Monday, April 13, 2009

, I

This day we started with four hours at the Egyptian Museum of Antiquities that I was last in about fifty one years ago. It had changed a little in that there are now guards and a security search almost like the airport. Also no cameras inside and I have pictures my mother took inside.
The first floor is devoted to heavy objects ranging from small stone and wood objects up to rather larger like the two story high pair of demi-collossi or what ever you want to call them and the second floor devoted to sarcophogi and the Tutankamun collection which is considerably larger than what shows up in books or museum tours, in that it is the entire collection of artifacts from that collection and there are quite a few of them. They are also, for the most part, for my taste, among the most exquisit works of art and craftsmanship in the world. They take my breath away and I suspect quite a few others as well. It doesn't matter to me what the social realitites of the world might be that produced them, we would not be where we are if such had not occurred, whether there were slaves or kings that impoverished their subject or what ever the modern PC complaint might be. Complaints are irrelevant to me in the face of such astounding and exquisit beauty. We all might learn a thing or two. Ahem.
And then we got lost walking back to the hotel. I realized why I am getting lost so easily and didn't the last time or when I was a child. I was staying those first two times in Garden City near the el Tahrir bridge (the one with the magnificent bronze lions) and I had the river to orient me to the west and I always knew where I was, the Citadel in the east and the river and the pyramids in the west. Now, staying up in the middle of the city near the Ezibekeah Gardens and all the roads run in constant diagonals and little traffic circles that have six streets crossing them and I am constantly befuddled.
So we finally took a cab for an entire $1.75 or almost 12 Egyptian pounds. Sat around a while, had a beer Stella and headed out for the Muski to buy a few wanted things. I get drunk on Cairo at a time like this, wandering throught the crowds, getting denser and more dynamic and I'm walking with my eyes looking in two hundred degrees and rapid fire, thinking fast, shooting and sometimes holding the camera at waist level, wide angle open to the widest and aiming and shooting at what I want, sometimes while I look the other way to distract any subject from thinking I am paying them any attention and sometimes not caring as we are all moving so fast that even if they object I am gone in the crowd before they can complain. This is my one predatory act in such an environment. I want to catch people living, being unselfconsious and relaxed about themselves and as unaware of my presence as I can manage. Sometimes they are absolutely delighted that I care enough and are more than happy to pose or acknowlege my interest with open armed warmth.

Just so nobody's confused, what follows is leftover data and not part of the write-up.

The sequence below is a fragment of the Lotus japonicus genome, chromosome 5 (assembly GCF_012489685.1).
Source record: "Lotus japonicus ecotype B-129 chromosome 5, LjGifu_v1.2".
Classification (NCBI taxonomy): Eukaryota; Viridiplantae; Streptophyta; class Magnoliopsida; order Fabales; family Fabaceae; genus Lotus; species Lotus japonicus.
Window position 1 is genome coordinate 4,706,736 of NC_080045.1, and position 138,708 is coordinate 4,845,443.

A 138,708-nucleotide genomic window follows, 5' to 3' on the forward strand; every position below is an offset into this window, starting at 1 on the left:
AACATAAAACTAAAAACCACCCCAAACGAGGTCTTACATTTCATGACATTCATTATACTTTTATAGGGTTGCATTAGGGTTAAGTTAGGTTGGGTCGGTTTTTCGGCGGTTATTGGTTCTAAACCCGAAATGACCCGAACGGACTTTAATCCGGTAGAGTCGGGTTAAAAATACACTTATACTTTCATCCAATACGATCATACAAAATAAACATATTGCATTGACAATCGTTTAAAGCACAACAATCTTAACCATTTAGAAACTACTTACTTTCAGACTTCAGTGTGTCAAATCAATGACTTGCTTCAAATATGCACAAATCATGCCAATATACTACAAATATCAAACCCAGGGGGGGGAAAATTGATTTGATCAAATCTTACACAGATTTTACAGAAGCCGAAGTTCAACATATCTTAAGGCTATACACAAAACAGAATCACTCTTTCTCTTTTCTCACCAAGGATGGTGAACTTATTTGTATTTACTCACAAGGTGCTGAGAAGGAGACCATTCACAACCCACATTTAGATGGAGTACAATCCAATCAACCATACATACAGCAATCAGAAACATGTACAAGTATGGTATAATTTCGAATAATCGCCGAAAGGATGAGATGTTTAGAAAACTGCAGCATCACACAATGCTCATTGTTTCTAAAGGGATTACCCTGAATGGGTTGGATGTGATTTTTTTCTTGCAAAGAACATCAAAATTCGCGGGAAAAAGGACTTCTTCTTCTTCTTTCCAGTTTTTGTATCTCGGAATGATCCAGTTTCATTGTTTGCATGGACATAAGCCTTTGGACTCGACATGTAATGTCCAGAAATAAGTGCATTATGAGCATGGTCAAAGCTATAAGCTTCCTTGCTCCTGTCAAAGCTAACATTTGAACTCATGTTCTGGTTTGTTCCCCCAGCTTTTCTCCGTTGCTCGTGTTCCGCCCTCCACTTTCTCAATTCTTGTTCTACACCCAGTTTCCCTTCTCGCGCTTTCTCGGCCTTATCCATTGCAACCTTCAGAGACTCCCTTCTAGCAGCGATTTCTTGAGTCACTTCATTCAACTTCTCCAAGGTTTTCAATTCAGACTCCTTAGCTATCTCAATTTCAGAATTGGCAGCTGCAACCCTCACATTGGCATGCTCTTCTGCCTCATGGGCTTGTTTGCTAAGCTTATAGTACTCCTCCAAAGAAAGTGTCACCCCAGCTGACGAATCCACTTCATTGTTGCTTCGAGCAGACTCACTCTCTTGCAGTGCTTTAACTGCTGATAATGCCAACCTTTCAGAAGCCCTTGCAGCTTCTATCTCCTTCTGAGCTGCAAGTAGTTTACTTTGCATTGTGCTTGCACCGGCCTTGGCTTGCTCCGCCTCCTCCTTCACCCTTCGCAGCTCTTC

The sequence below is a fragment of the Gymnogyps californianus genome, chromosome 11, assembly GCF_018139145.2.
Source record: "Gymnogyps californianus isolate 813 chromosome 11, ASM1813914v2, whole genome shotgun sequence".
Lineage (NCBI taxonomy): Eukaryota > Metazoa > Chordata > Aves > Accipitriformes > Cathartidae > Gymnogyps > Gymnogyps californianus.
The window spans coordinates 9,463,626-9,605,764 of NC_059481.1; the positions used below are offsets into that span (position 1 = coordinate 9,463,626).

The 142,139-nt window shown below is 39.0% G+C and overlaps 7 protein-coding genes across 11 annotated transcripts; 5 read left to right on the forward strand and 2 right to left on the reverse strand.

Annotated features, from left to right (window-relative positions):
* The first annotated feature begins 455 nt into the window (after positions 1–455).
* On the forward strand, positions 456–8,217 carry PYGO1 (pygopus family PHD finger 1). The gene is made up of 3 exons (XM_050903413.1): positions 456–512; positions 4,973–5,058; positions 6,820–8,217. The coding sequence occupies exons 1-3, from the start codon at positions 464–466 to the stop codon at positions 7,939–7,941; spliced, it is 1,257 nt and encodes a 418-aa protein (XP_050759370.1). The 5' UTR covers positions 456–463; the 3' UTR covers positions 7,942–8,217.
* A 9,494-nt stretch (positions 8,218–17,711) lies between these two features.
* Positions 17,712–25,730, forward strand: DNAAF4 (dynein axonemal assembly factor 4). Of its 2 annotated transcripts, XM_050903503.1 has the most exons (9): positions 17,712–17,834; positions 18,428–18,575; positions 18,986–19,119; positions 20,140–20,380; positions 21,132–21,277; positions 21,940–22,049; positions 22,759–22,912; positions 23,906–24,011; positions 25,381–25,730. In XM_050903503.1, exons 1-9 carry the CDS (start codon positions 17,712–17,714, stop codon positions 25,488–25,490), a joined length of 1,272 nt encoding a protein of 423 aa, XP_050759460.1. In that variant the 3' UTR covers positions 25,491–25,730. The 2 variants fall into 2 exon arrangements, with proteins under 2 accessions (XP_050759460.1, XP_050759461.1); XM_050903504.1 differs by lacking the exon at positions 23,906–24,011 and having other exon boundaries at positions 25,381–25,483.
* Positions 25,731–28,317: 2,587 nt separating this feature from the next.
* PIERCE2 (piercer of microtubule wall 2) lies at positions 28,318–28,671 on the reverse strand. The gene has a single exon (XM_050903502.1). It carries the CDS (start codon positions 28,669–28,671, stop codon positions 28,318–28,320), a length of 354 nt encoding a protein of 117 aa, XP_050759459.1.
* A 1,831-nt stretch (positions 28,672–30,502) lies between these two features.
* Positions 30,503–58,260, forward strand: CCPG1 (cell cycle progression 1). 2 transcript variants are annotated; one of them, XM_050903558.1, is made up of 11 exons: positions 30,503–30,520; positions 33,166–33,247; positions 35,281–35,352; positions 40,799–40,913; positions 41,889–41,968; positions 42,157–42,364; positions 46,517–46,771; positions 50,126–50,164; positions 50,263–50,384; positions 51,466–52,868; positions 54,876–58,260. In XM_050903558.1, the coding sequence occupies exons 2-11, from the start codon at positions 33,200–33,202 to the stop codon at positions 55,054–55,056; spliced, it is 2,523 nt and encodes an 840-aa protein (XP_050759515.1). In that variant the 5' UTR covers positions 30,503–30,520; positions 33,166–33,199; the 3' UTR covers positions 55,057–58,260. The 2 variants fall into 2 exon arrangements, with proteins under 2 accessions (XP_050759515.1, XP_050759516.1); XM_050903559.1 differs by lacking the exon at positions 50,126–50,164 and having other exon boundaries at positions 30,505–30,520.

We were walking thus, through the crowds that line the road on the way to the Muski and we wondered where those stairs went so we went up and there were other little alleys and there were men smoking sheesha (they are absolutly everywhere) and there were feral cats (also everywhere) and we were walking so fast and I was in the rythmn of seeing and shooting and also trying to anticipate the subjects ignorance, concern, indifference or otherwise noticing me and there was the woman washing her hands at the public water supply, the men smoking and the cats in the sun all in one place. Then we turned around and plunged on and took the alley that was less than a hallway up past the man selling herbs and spices and I stopped to buy some Egyptian saffron which is widly sneered at as not being "real" saffron as it is safflowers entire blossoms. But I recall it being a pleasant addition to food before and it costs a pittance so I bought a half a kilo for 25 LE which is like $5. And then we went on, more pictures and more attenae open to what might be that we were looking for and there was a man sitting by himself in a stall with a lot of tapestries that I was interested in and we went away with both of us very happy and surprised and then we were on this street in the midst of Khan el Khalili in front of a mosque and this truely charming young man did what he was supposed to do which was to say "WELCOME, what are you looking for, I'm sure I have it here..." and he did have some brass trays I was interested in and hadn't yet found and yet not quite what I had in mind and so I told him I like this, I don't like that (I like Islamic and Egyptian art, I don't like tourist art and will not buy any obvious such kitch) Some of them like that (especially if they are prepared to be able to fulfil your wishes) but I always get the self satisfaction that I am interested in their culture much more than some trinket that I could buy the equivalent of at Fishermans Wharf in San Francisco which I would never do and don't recommend anyone else do either. But anyway, he got the look in his eyes and said he wanted to take us to his shop, "over there, up stairs" so I said, OK show me and he said what else are you looking for and I mentioned a thing or two and he said lets go and so we did.